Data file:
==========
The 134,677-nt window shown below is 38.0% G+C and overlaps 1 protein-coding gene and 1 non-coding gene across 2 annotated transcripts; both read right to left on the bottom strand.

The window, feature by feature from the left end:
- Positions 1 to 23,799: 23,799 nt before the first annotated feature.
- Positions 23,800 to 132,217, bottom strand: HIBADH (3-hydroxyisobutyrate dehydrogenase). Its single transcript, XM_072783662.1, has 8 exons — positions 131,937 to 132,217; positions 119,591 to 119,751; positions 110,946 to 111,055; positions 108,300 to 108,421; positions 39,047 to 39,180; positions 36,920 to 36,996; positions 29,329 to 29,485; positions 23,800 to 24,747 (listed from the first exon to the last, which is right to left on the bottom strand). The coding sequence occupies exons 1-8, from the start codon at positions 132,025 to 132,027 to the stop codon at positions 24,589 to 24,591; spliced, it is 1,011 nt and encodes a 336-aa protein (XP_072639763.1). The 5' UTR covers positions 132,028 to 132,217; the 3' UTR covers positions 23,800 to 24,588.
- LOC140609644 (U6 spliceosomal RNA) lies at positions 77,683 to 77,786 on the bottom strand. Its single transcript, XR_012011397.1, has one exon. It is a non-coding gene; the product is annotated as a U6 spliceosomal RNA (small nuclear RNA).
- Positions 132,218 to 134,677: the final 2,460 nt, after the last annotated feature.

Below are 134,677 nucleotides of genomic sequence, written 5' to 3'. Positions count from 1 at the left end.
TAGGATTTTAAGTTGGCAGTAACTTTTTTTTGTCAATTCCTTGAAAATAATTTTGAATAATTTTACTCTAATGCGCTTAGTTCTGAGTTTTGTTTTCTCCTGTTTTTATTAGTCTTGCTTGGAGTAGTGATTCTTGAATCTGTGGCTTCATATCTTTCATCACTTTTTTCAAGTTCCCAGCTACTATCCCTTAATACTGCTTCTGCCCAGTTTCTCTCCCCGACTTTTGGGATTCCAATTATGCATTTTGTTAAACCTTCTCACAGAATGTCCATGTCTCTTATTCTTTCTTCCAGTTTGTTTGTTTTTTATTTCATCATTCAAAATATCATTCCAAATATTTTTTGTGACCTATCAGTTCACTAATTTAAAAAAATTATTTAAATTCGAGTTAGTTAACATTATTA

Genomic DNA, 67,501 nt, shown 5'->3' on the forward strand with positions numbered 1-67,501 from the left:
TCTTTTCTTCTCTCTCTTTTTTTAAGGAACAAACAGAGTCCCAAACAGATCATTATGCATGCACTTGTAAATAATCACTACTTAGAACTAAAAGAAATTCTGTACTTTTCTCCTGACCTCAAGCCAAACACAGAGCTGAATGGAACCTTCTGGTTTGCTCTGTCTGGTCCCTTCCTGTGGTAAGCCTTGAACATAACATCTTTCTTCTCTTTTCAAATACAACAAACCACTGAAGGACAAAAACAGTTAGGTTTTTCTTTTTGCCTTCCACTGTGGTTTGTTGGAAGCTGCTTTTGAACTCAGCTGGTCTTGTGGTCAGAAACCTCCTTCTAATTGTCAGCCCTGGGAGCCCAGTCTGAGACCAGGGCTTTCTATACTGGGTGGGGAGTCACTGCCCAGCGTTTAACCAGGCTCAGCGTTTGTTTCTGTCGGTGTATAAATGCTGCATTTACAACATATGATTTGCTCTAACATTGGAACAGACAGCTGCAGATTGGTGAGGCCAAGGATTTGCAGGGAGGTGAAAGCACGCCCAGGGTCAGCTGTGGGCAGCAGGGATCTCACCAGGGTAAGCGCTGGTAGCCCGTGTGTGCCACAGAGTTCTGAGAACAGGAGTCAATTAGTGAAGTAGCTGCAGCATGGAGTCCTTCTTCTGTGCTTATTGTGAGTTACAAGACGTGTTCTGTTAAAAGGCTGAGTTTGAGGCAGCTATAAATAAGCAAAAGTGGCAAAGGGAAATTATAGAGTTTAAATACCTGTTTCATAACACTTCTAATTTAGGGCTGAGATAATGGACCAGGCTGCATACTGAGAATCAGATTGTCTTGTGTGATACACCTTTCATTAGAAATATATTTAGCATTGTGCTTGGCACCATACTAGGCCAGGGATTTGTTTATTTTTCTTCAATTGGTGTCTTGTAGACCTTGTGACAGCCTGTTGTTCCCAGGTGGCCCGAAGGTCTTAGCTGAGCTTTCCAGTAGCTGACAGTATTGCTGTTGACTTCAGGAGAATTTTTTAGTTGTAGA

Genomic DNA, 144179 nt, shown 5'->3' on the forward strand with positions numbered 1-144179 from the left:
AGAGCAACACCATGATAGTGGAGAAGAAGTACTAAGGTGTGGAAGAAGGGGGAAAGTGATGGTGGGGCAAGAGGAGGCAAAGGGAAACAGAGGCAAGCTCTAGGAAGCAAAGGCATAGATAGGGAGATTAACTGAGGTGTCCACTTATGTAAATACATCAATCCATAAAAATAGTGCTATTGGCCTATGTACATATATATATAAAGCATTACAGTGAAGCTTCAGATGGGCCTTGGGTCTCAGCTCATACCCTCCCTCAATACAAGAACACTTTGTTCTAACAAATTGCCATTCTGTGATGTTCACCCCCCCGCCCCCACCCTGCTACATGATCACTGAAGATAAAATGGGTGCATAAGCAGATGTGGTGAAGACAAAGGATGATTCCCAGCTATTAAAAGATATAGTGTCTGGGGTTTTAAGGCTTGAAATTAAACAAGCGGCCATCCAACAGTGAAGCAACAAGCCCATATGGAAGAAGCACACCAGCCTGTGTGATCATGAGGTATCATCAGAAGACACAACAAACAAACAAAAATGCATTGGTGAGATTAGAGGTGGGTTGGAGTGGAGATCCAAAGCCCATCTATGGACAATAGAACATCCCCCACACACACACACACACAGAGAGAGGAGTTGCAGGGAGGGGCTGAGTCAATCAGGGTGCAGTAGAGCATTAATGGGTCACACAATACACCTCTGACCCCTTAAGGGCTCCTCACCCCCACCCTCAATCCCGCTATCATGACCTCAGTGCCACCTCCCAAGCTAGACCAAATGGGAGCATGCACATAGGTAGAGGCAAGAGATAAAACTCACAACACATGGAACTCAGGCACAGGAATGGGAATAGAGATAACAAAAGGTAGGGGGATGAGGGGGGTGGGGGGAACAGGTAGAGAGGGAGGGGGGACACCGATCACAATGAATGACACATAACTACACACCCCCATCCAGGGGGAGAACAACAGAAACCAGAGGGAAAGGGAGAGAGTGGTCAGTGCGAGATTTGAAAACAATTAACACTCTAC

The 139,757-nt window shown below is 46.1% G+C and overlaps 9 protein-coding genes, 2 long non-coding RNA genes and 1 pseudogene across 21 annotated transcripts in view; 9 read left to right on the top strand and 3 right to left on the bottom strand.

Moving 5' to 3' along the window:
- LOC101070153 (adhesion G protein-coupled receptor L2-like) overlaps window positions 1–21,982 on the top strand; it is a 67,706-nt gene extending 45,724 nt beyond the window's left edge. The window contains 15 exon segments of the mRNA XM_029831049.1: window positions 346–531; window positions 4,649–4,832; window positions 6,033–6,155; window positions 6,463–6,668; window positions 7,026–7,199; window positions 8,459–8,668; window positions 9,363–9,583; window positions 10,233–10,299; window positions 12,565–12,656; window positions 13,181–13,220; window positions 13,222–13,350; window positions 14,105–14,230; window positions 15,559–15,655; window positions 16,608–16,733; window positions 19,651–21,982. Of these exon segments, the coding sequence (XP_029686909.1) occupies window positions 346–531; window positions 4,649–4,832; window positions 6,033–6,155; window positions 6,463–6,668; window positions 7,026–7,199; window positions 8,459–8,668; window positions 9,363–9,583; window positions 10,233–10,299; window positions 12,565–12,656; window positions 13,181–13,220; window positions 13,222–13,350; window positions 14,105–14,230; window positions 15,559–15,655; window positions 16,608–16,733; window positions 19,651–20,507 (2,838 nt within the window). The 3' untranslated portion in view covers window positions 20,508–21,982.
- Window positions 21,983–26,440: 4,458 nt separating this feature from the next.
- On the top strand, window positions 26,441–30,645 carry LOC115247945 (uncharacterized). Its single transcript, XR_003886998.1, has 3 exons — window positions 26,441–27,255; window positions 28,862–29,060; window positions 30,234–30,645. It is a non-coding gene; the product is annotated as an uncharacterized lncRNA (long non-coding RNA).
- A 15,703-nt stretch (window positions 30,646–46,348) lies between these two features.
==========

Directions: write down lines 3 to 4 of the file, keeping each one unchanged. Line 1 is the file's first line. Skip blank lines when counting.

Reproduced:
- Positions 1 to 23,799: 23,799 nt before the first annotated feature.
- Positions 23,800 to 132,217, bottom strand: HIBADH (3-hydroxyisobutyrate dehydrogenase). Its single transcript, XM_072783662.1, has 8 exons — positions 131,937 to 132,217; positions 119,591 to 119,751; positions 110,946 to 111,055; positions 108,300 to 108,421; positions 39,047 to 39,180; positions 36,920 to 36,996; positions 29,329 to 29,485; positions 23,800 to 24,747 (listed from the first exon to the last, which is right to left on the bottom strand). The coding sequence occupies exons 1-8, from the start codon at positions 132,025 to 132,027 to the stop codon at positions 24,589 to 24,591; spliced, it is 1,011 nt and encodes a 336-aa protein (XP_072639763.1). The 5' UTR covers positions 132,028 to 132,217; the 3' UTR covers positions 23,800 to 24,588.